Pain, poverty, war: Art that is born of ad­ver­si­ties

The Sunday Guardian - - Artbeat - BY OUR COR­RE­SPON­DENT

Pan­dora’s Box, a group show of com­pelling con­tem­po­rary art­works cu­rated by its co­founder Son­ali Ba­tra is on dis­play at Delhi’s The Stainless Gallery.

The art­works cu­rated are in­spired by the an­cient greek myth and metaphor used in our mod­ern lan­guage, “Pan­dora’s box”. The provervial phrase refers to the havoc that im­med­i­tately arose af­ter Zeus handed Pan­dora a beau­ti­ful box with a big lock say­ing, “This is my gift to you. Don’t ever open it.” As Zeus an­tic­i­pated, Pan­dora’s cu­rios­ity led her to open the foribid­den box, end­ing the golden age. It is said that as soon as Pan­dora opened this box, she un­leashed hu­man evils and end­less trou­bles in the world such as greed, envy, hunger, poverty, vi­o­lence, pain and war.

The show will ex­hibit works by some of In­dia’s lead­ing con­tem­po­rary artists such as T.V San­tosh, Shilpa Gupta, An­jum Singh, Su­nil Pad­wal and Ramesh­war Broota. It jux­ta­poses these along with art­works by emerg­ing con­tem­po­rary artists from In­doen­sia, South Korea, Viet­nam, Rus­sia, Czech Repub­lic, Nether­lands, Spain, Poland, Ro­ma­nia, South Africa, United King­dom and United States of Amer­ica. The col­lec­tion of di­verse art­works strings and es­tab­lishes the anal­o­gous na- ture of angst, stress, distress and the frag­ile na­ture and times we live in.

The con­tem­po­rary art­works fea­tured in the show sym­bol­ise and re­flect so­ciopo­lit­i­cal ad­ver­si­ties that are preva­lent in our world to­day. We are in­creas­ingly be­com­ing more ap­a­thetic as in­di­vid­u­als and as a so­ci­ety. We choose to con­tin­u­ally trade com­forts of to­day by pass­ing the bur­den to the next gen­er­a­tion. This con­stant mis­use of take has re­leased evils into the world which we can­not take back. “Pan­dora’s Box” show­cases artists from 12 coun­tries across the globe to high­light the uni­ver­sal need for power that has plagued our earthly para­side.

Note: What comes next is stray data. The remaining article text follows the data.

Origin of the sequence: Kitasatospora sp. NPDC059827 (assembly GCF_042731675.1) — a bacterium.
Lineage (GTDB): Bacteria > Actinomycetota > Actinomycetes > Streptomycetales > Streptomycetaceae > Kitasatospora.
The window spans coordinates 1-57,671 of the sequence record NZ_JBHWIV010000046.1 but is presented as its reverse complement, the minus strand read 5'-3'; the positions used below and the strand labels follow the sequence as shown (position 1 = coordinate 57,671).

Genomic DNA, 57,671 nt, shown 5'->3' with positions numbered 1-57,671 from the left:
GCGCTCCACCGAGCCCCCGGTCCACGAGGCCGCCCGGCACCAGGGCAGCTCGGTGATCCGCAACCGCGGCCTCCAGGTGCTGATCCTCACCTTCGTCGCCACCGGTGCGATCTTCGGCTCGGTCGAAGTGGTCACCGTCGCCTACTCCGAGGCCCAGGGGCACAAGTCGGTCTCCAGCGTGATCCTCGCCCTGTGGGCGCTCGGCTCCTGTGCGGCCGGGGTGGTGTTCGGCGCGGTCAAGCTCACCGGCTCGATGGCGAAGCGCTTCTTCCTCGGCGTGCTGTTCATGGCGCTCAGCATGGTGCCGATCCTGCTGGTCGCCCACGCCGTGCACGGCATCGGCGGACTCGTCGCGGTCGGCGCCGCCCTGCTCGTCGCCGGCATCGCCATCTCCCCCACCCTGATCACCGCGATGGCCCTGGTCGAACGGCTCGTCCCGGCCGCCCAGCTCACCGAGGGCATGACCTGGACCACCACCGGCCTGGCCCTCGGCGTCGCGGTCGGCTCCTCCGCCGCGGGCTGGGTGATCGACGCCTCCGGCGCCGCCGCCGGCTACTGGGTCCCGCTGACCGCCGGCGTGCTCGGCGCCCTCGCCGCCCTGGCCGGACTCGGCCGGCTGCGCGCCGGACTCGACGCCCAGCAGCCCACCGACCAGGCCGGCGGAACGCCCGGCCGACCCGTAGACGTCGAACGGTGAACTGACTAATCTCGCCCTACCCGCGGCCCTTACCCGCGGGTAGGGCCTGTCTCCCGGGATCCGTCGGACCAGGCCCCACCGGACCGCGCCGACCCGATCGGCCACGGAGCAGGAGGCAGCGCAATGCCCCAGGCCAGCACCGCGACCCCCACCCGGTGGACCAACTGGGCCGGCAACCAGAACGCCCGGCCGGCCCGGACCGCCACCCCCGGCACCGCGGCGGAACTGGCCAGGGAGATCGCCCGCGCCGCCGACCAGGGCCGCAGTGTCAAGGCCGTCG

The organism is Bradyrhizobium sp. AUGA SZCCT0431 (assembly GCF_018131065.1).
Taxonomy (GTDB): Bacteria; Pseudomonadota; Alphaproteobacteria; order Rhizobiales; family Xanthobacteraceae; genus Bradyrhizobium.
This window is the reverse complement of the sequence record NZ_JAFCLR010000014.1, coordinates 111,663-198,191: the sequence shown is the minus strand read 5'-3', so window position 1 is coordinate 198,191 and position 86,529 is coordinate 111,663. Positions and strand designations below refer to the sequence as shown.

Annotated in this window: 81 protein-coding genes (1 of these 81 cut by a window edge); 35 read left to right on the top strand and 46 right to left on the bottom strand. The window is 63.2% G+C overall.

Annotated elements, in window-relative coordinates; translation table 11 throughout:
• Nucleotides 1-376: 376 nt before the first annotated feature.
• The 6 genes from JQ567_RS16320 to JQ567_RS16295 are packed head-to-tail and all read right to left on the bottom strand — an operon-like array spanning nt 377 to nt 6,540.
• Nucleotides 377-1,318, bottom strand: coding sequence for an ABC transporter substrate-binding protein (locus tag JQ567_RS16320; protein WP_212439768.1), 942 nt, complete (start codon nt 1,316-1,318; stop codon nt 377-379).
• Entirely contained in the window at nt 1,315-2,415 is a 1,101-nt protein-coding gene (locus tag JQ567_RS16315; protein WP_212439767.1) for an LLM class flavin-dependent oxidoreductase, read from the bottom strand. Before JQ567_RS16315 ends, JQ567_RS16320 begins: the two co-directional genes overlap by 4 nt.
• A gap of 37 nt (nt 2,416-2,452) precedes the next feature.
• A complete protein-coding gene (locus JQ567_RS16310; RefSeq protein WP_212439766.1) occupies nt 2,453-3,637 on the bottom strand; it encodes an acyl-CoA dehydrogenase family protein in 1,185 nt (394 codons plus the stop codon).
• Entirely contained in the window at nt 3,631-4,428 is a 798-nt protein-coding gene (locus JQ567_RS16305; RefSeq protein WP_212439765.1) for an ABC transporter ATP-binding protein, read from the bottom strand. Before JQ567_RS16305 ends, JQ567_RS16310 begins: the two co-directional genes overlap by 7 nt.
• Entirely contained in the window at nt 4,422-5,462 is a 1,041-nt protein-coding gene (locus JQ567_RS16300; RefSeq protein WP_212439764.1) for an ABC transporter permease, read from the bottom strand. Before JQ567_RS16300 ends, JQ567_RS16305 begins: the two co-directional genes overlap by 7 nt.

Some art­works cu­rated for the show are satir­i­cal and a com­ment on the harsh ur­ban life pres­sures shap­ing our so­ci­ety. For ex­am­ple In­done­sian artist, Tatang Ga­nar high­lights so­cio-po­lit­i­cal prob­lems by paint­ing re­cur­ring themes such as the im­bal­ance be­tween the cap­i­tal­ist and worker’s life. Sim­i­larly South Korean artist, Sung-ha Ahn paints or­di­nary ob­jects as metaphors such as cig­a­rettes, which give psy­cho­log­i­cal com­fort to peo­ple its con­vey­ing the se­duc­tive tox­i­c­ity.

There is sig­nif­i­cant rep­re­sen­ta­tion of global is­sues such as war and ter­ror­ism in the col­lec­tion. For ex­am­ple, Deny Prib­adi’s paint­ings por­tray hu­mans as preda­tors and their in­nate greed and need to dom­i­nate, colonise and fight even if it’s done for lev­ity. Lyra’s works re­volve around the pol­i­tics of iden­tity and is­sues of dis­place­ment, move­ment, his­tory and mem­ory.

The ex­hibit also show­cases a vivid se­lec­tion of por­traits that cap­ture the psy­chologi- cal di­men­sions of hu­man evo­lu­tion. Artists such as Alexan­der Ilichev, Daniel Clark, Mary Chiar­monte and Carlo Gabuco delve into the dark side of hu­man na­ture of­fer­ing a nar­ra­tive that re­flects a wide range of hu­man ex­pe­ri­ences. Sim­i­larly, Czhech Repub­lic Stet­lana’s in­no­cent char­ac­ters co-ex­ist in a frag­ile world of har­mony and dream, un­fold­ing the depth of the life lived by the sub­ject in an imag­i­na­tive and com­pelling way.

While ‘ Pan­dora’s Box’ draws light onto life’s mis­eries that ex­ist in our world, it also em­p­hazies on hope, the only thing that Pan­dora left trapped in­side the box. The ex­hibit hopes its view­ers to en­gage with the thought­pro­vok­ing works and start a broader-di­a­logue about ethics, morals and hope, which has stayed with us till this day.

The show em­braces paint­ings and pho­to­graphs by artists such as Ramesh­war Broota, Shilpa Gupta, T.V San­tosh, An­jum Singh, Su­nil Pad­wal, Sung Ha Ahn, Deny Prib­adi, I Made Wi­randa, Svet­lana Kur­maz, Byen Ung Pil, Carlo Gabuco, Klau­dia Krzysz­tonek, Hon­gru Yao, Xi­adong Cui, Steve Lawler, Daniel Clarke, Mary Chiar­monte, Viet Ha Tran, Ion Vacare­anu, Alexan­der Il­lichev, Pepijn Si­mon, Maria Aparici and AgataZynch­linksa. The show is on view till 19 Novem­ber

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